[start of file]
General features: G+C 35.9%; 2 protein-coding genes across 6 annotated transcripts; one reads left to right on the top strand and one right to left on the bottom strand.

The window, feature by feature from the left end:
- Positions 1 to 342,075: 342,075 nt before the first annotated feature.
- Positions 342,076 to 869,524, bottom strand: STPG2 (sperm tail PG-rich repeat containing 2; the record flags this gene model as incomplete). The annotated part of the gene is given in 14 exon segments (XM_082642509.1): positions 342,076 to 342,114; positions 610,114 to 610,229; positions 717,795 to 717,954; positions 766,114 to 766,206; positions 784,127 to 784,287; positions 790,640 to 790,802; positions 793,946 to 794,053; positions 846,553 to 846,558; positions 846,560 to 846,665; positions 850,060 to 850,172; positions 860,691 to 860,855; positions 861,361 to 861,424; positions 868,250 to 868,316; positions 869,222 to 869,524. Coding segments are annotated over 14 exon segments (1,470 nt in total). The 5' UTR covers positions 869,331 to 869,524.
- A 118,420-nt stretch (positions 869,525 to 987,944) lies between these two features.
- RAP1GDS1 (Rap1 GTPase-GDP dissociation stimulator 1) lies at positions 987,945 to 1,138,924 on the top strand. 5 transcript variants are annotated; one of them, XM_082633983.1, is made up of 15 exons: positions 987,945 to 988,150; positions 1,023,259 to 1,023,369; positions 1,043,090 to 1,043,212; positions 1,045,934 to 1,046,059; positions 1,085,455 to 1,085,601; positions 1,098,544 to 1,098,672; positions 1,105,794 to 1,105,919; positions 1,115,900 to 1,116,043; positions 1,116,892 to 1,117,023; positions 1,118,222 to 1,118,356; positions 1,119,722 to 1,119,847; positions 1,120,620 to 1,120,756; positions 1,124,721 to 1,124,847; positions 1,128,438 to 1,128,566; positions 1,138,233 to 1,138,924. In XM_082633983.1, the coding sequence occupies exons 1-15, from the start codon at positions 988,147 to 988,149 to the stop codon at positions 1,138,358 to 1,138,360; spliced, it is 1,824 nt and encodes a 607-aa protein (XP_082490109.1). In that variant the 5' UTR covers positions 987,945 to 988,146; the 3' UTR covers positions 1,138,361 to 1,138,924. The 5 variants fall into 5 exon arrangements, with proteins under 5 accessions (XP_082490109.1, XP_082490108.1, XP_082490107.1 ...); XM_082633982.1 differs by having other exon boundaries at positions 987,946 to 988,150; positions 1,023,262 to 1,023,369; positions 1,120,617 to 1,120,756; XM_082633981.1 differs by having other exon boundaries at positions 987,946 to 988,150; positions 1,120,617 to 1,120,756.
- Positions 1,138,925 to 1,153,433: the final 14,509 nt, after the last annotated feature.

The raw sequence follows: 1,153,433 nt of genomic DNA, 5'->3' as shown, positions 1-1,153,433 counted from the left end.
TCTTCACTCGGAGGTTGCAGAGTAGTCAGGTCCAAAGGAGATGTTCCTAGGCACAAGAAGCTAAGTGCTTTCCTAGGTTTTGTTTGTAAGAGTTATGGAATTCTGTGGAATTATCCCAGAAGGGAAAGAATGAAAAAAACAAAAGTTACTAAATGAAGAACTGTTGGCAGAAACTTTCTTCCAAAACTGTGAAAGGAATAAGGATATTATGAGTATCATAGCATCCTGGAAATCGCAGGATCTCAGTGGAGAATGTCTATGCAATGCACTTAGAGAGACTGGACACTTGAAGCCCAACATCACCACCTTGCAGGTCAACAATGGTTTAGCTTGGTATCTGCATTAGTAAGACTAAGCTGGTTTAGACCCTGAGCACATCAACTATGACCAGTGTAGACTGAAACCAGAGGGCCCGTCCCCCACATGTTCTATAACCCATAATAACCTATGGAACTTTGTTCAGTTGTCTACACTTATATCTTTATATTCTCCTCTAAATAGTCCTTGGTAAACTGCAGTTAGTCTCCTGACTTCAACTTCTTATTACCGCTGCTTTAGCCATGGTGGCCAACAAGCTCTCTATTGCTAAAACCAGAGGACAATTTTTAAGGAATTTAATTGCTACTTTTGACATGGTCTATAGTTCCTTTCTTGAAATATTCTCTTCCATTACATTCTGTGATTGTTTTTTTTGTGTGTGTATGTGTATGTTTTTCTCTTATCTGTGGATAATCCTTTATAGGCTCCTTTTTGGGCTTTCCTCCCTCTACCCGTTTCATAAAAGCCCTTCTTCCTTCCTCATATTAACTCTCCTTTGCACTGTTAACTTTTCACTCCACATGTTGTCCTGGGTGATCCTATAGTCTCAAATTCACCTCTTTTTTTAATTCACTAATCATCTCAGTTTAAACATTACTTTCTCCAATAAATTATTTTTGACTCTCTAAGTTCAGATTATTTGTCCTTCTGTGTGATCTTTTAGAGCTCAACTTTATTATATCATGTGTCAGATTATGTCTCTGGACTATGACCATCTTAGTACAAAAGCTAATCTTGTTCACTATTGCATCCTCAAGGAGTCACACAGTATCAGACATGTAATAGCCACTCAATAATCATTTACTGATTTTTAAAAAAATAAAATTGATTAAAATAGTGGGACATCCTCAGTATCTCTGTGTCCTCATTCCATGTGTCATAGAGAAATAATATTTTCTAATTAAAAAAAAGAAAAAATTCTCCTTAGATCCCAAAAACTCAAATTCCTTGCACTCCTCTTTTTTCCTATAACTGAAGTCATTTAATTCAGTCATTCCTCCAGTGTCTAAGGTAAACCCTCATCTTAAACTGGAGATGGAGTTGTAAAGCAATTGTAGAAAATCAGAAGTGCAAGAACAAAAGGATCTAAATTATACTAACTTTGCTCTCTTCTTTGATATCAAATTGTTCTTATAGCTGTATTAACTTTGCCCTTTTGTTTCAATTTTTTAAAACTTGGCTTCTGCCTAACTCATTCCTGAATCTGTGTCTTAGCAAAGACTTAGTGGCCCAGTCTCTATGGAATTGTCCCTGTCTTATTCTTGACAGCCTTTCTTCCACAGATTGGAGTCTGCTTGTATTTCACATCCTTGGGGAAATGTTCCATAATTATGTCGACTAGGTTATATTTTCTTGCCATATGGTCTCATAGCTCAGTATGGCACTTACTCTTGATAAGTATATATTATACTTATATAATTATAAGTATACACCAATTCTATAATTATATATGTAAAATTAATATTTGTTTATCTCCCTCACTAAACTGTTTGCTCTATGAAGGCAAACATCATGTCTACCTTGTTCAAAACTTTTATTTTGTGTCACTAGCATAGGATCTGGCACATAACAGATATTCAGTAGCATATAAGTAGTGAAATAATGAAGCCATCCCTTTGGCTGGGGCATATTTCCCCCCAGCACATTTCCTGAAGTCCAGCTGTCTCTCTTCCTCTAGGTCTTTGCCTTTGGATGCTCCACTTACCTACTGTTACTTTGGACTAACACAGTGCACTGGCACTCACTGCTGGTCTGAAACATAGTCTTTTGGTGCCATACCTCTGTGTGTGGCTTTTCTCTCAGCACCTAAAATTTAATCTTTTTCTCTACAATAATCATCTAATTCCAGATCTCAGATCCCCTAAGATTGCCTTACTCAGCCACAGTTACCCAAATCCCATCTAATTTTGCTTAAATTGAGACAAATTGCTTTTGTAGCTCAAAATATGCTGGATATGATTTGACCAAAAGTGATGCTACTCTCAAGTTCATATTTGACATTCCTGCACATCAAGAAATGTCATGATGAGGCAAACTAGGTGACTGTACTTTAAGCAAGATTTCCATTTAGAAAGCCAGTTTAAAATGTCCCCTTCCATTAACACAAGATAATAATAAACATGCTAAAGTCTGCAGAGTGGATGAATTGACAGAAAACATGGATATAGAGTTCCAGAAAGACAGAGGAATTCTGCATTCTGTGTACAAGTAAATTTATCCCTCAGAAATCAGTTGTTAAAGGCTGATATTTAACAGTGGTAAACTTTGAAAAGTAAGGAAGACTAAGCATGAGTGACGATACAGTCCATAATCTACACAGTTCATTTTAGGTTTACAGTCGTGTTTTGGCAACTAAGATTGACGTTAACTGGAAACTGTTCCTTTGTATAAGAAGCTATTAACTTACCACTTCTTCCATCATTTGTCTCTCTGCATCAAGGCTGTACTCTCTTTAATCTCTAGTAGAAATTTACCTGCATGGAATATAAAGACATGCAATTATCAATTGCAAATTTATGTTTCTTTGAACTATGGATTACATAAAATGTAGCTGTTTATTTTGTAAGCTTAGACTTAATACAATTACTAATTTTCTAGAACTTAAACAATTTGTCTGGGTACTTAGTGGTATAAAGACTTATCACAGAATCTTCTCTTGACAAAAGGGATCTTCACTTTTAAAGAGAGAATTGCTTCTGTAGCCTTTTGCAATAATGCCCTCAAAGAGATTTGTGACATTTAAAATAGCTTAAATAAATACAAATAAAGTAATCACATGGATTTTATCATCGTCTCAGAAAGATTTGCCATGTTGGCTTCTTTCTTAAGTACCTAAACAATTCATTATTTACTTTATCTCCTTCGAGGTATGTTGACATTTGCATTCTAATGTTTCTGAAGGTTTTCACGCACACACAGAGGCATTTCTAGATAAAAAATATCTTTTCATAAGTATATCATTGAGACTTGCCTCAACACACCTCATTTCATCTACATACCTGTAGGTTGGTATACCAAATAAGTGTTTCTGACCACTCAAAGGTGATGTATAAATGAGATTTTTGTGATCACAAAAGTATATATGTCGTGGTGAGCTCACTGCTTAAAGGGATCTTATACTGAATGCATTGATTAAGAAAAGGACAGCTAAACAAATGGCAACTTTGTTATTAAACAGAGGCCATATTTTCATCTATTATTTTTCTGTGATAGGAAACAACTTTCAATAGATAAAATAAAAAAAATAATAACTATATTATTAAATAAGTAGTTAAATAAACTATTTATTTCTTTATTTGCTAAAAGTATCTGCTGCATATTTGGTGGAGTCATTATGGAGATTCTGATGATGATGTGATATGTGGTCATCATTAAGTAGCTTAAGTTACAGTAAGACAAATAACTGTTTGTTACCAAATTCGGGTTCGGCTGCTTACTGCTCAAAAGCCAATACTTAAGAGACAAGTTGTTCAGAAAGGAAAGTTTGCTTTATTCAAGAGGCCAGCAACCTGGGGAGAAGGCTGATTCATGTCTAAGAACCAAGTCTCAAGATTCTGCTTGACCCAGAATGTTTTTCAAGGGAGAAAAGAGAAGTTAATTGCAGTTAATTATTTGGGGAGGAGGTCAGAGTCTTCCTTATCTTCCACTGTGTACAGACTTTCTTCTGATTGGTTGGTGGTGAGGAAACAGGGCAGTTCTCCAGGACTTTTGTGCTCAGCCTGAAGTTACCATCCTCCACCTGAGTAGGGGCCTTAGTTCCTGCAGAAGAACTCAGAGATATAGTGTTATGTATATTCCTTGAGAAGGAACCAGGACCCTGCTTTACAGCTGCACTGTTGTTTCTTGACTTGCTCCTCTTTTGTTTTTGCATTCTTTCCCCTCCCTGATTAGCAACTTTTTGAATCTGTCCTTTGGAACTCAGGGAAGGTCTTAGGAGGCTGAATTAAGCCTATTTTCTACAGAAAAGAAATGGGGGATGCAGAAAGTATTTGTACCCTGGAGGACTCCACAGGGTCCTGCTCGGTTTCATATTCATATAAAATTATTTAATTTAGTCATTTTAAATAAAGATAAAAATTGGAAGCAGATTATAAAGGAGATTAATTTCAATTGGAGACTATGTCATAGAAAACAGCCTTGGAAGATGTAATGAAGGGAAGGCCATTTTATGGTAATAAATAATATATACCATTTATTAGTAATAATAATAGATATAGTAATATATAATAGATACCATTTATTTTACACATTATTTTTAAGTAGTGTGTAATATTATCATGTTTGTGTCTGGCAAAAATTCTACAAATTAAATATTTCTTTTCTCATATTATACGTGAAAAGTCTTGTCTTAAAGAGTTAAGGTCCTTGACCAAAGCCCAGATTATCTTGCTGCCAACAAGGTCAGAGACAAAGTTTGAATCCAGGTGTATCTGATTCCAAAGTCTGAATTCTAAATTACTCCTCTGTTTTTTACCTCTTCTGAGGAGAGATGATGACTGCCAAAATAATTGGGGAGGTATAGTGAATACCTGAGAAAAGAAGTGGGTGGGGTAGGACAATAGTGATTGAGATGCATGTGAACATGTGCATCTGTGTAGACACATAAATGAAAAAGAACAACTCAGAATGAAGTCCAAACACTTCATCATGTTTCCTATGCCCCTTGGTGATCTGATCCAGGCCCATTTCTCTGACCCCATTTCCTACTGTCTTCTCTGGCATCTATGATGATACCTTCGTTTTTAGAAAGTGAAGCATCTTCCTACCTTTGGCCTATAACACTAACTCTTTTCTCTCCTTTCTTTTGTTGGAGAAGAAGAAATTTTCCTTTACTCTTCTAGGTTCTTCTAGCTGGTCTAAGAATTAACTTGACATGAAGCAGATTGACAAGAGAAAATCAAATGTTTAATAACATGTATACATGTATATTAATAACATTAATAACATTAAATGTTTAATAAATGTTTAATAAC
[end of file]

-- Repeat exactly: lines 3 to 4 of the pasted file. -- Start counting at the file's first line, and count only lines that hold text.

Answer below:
- Positions 1 to 342,075: 342,075 nt before the first annotated feature.
- Positions 342,076 to 869,524, bottom strand: STPG2 (sperm tail PG-rich repeat containing 2; the record flags this gene model as incomplete). The annotated part of the gene is given in 14 exon segments (XM_082642509.1): positions 342,076 to 342,114; positions 610,114 to 610,229; positions 717,795 to 717,954; positions 766,114 to 766,206; positions 784,127 to 784,287; positions 790,640 to 790,802; positions 793,946 to 794,053; positions 846,553 to 846,558; positions 846,560 to 846,665; positions 850,060 to 850,172; positions 860,691 to 860,855; positions 861,361 to 861,424; positions 868,250 to 868,316; positions 869,222 to 869,524. Coding segments are annotated over 14 exon segments (1,470 nt in total). The 5' UTR covers positions 869,331 to 869,524.